How will autonomous vehicles develop over the next 10-15 years?
Building on existing progress, there will be “an incremental path to higher levels of automation” in personal vehicles, says Barbaresso. And while some early use cases, such as automated shuttles, will use fully autonomous vehicles, in the short term these will typically be restricted to dedicated facilities and lanes.
However, notes Barbaresso, “just using the term ‘autonomous’ implies that the vehicle acts on its own”.
But sensor systems and software are still not ready to cope with every scenario an autonomous vehicle may face, he says, noting that sensors must be tuned to detect obstacles, but must also be able to ignore objects that pose no threat.
“The sensors and software must be smart enough to understand that a tree limb or bridge over the road is not a reason to stop the vehicle,” says Barbaresso.
He is a particular proponent of connected automation, where connectivity is integrated with vehicle sensors and advanced driver assistance systems.
Such an approach “gives the vehicle more of a sense of premonition”, he says, and allows it to communicate with other vehicles and infrastructure, enabling use cases not possible with ‘autonomous’ vehicles.
For example, platooning operations will be “safer and more efficient when other vehicles are able to safely enter or exit the platoon,” he says, while intersections will also become “smarter and safer” as crash avoidance capabilities improve.
The convergence of connectivity and greater automation will take place within 10-15 years, he believes, but exact timings will depend on the penetration rate.
“During that period, we will have vehicles with various levels of automation and connectivity on our roads, but full penetration will not occur for many years after that as the fleet turns over and new mobility services grow.”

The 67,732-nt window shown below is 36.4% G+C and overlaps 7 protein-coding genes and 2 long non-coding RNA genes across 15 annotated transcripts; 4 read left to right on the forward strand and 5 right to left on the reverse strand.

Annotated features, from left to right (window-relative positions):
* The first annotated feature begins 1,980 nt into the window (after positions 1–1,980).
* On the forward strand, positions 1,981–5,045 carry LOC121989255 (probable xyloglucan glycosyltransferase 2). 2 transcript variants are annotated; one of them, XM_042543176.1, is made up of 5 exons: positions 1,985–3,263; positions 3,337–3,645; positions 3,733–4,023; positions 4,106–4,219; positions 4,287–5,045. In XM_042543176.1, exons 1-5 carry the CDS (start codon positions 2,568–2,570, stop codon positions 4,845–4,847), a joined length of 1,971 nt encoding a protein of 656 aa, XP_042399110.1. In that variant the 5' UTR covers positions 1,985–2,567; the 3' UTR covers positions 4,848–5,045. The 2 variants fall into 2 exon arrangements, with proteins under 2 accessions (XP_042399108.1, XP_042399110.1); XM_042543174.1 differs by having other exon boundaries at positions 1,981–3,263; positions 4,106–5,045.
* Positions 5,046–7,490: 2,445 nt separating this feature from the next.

What policy decisions will be needed from governments and regulators?
To support the development of automated vehicles in the US, Barbaresso believes there will need to be consistent regulations across state boundaries.
“We have 50 state governments with regulatory control over driver licensing, enforcement, insurance regulations, vehicle registration, etc.,” he says.
To support the national interoperability of automated vehicles, “we will want to avoid a patchwork of regulations”.
"We will want to avoid a patchwork of regulations"
He points to following distances as one example where state rules can vary. “Does this mean that platooning trucks must vary their following distances each time they cross a state line? That is possible,” he says.
The US Department of Transportation issued guidance on the safe testing and deployment of automated vehicles in September. “The primary concern seemed to be balancing the need for regulation, especially related to safety of the vehicles, and stifling innovation,” says Barbaresso.
He expects the certification process for automated vehicle technology to evolve from today’s self-certification process, and says that it is “yet to be seen” how the ten sites designated as Automated Vehicle Proving Grounds by the DOT will fit into the process.
The second part of our interview is now available – read it here.
About the expert
Jim Barbaresso, National Practice Leader, Intelligent Transportation Systems, Vice President and HNTB Fellow, HNTB Corporation
Jim Barbaresso is the national practice leader for intelligent transportation systems at HNTB Corporation and has more than three decades of industry experience. The firm’s ITS capabilities include the development of advanced and active traffic management systems and the latest advancements in connected and automated transportation technologies.
Since 2005, Barbaresso and HNTB have been involved in a growing number of projects related to the national Connected Vehicle initiative, including designing and building one of the first live test beds with the Michigan Department of Transportation. He was active in the 2016 Smart Cities initiative sponsored by the U.S. Department of Transportation.
Part two – now available
The second part of our interview with Jim Barbaresso is now available, in which you can read about his thoughts on:
- the challenges and opportunities driverless vehicles will create for urban planners;
- the role the industry should play in educating consumers about the safety of automated technologies; and
- what he is most looking forward to about the arrival of self-driving cars.